Writer: Brian Michael Bendis
Publisher: Watson-Guptill Publications
While it probably isn’t the ‘best’ book on how to write comics, this is probably the ‘best’ practical guide on working within the comics industry.
Warren Ellis states in the front flap “there is no one better qualified in the field of graphic novels to write this wonderful book,” and it’s hard to dispute him. To justify my opening statement, Bendis is no McCloud or Eisner. You won’t find any deep investigation of how to develop thematic elements or anything that literary here. What you will find is an incredibly successful writer’s opinion of how to write comics.
There’s no questioning that Bendis is one of the most successful comic writers of the 21st century. Name a character (providing it’s a Marvel one) and he’s probably written them. Add to that his creator owned work and it would be daft to look past this book.
If you want to learn how to write a story this isn’t the book for you. Thankfully Bendis assumes a knowledgeable reader. He never patronises you quite like some other ‘how to write comics’ books do. At its core this is a book that teaches writers how to format their comic scripts well. Many times during reading it felt a bit like a lecture handout. Bendis appropriately refers to his time teaching comic writing occasionally during the book. It’s dry but I liked that. Bendis is as to the point as he possibly could be and personally I found that to be a very respectful thing to do. He never sugar coats any of his tips. Throughout the book there was a real ‘hey this is how I did it but don’t feel like I’m telling you this is the only way’ tone and it worked.
I write this review as a student in creative writing expected to graduate next month. So I’m somewhat biased towards Bendis’s no nonsense approach that assumes the reader has a basic grasp of storytelling. When I look for tips and advice for ‘making it’ as a comics writer I mainly look for genuine advice on formatting, writing for an artist, how to talk to editors etc. That’s exactly what this book does. I read it at a perfect time in my life. This helped me have a great time with the book but I understand not everyone will be in my position.
Bendis goes over how he writes his scripts, how he builds relationships with artists and editors, how he develops business contracts. He really goes over everything imaginable. I’d argue that the information he gives the reader is invaluable. So far I’ve never came across anything as helpful in regards to dealing with artists, editors and the business.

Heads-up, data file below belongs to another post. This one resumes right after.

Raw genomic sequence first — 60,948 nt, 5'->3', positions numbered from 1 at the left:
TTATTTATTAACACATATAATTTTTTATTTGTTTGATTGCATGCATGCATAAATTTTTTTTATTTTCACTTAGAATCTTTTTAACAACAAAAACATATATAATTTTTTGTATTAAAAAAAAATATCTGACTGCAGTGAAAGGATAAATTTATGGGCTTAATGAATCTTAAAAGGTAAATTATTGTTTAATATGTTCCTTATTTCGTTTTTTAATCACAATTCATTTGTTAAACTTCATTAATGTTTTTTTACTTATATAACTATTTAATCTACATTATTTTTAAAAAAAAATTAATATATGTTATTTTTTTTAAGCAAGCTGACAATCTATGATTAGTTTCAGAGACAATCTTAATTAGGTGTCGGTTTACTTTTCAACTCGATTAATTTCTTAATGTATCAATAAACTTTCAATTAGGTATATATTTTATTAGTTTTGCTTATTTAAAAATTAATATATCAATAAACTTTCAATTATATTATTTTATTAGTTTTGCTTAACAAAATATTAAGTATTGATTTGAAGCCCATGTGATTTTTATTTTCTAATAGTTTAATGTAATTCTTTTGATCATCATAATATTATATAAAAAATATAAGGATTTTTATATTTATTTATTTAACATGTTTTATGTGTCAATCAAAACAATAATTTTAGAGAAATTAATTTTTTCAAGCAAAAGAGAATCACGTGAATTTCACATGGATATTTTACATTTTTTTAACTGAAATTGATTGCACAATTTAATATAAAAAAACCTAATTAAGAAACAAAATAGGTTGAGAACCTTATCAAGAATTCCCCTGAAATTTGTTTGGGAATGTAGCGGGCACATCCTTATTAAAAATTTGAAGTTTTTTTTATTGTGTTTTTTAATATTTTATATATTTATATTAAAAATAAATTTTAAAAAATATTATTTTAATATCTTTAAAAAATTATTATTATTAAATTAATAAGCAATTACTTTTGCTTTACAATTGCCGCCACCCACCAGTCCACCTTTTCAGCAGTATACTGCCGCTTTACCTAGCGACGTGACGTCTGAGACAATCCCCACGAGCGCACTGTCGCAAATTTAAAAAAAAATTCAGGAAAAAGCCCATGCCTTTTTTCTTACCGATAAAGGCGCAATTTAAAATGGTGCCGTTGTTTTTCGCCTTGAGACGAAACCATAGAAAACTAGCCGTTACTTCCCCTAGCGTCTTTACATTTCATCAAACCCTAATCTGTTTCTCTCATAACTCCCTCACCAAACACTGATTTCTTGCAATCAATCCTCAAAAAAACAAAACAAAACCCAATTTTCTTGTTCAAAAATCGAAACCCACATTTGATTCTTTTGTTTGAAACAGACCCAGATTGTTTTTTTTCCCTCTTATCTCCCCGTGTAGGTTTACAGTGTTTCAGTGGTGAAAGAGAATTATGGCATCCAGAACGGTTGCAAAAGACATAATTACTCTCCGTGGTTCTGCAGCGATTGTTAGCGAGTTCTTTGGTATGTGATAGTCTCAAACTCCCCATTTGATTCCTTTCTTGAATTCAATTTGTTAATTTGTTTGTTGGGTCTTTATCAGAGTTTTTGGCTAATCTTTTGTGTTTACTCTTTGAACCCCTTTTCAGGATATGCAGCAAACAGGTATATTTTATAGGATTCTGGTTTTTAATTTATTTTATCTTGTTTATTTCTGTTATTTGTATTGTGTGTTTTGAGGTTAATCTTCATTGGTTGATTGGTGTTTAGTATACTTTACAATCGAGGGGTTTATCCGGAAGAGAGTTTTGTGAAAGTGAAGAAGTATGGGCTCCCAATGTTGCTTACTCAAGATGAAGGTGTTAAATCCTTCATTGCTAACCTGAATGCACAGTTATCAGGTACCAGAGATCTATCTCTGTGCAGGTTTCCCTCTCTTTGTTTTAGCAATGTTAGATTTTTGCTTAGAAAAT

With that said, it must be pointed out that Bendis doesn’t actually say that much. With seven chapters, his blunt tone means there isn’t that many words to a page. Ironically it’s his guest contributors that offer the most advice. Matt Fraction, Ed Brubaker, David Mack, Alex Maleev, Michael Avon Oeming, Diana Schutz, C. B. Cebulski have guest chapters within the book (some running longer than Bendis’s chapter on the subject). Honestly, if you took Bendis’s contribution out of the book and considered it a compilation of comic creators’ advice on comic writing I’d probably still recommend it. These supplemental writers offer some fantastic advice. I’ve had this book recommended to me by an industry professional for these guest chapters. On top of this other creators offer their scripts and sketches.
Maybe the combination of Bendis and the guests is why the book is so expensive. At $24.99 this is no cheap read. In my opinion, the book could be cheaper if the printing cost wasn’t so high. It’s a large book physically, being the same length as a graphic novel but a little wider. It really doesn’t need to be this size. While the art inside is stunning, most of the time it is used to pad out page space where Bendis hasn’t written much. His book on comic writing genuinely has two page spreads. How very Bendis. I’ve got a feeling if many of the pictures were removed the book would be significantly smaller. I’d still buy it but probably not at $24.99.
I should add that Bendis finishes the book with a few fun writing exercises. Having never had a class in comic writing I found these exercises interesting.
All in all, this book offers mature advice to writers looking to produce comic book scripts. From formatting to pitches to contracts, Bendis covers it all (albeit sparsely). If you’re looking to learn about comic writing then you should check this out.
Recommendation: pick up the book – if – you seriously want to learn about the comic book writing process.